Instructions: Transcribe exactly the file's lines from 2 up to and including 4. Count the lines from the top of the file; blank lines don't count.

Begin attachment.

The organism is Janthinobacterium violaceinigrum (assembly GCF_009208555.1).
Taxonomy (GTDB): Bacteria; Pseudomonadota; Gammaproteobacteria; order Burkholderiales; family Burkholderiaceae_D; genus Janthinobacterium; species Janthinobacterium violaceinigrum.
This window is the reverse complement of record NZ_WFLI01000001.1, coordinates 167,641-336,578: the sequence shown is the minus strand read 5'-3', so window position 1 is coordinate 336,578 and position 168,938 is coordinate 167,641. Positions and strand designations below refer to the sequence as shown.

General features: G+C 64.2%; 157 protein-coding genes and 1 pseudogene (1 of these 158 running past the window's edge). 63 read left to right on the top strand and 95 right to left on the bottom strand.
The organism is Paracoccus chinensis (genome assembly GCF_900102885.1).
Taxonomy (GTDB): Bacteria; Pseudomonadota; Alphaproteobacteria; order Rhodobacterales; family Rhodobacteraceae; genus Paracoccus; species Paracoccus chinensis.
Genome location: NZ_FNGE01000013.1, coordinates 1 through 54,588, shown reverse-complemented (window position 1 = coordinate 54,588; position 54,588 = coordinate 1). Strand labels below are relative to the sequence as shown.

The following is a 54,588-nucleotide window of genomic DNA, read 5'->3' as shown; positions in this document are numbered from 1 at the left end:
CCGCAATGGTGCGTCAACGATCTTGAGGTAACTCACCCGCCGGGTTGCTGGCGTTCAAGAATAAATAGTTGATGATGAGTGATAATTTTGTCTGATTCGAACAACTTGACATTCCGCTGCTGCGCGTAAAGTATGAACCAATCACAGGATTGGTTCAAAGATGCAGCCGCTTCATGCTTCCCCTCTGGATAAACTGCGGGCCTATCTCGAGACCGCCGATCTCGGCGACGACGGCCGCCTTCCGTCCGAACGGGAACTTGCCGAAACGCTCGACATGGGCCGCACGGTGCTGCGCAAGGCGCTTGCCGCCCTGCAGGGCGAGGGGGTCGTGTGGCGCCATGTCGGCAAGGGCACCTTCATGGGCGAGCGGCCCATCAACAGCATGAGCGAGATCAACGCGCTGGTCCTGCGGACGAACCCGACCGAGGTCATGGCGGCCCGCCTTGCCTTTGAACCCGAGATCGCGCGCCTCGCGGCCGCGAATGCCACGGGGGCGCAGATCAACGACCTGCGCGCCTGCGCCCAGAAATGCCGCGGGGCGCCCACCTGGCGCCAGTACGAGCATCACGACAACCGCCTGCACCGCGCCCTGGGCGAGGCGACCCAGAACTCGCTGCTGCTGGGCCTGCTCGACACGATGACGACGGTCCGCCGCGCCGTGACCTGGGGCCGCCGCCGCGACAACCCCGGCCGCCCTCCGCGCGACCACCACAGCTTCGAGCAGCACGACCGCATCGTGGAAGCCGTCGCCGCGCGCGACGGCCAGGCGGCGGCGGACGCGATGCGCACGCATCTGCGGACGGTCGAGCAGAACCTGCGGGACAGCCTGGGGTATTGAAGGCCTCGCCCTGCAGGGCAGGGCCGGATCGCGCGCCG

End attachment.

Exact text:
Taxonomy (GTDB): Bacteria; Pseudomonadota; Gammaproteobacteria; order Burkholderiales; family Burkholderiaceae_D; genus Janthinobacterium; species Janthinobacterium violaceinigrum.
This window is the reverse complement of record NZ_WFLI01000001.1, coordinates 167,641-336,578: the sequence shown is the minus strand read 5'-3', so window position 1 is coordinate 336,578 and position 168,938 is coordinate 167,641. Positions and strand designations below refer to the sequence as shown.

General features: G+C 64.2%; 157 protein-coding genes and 1 pseudogene (1 of these 158 running past the window's edge). 63 read left to right on the top strand and 95 right to left on the bottom strand.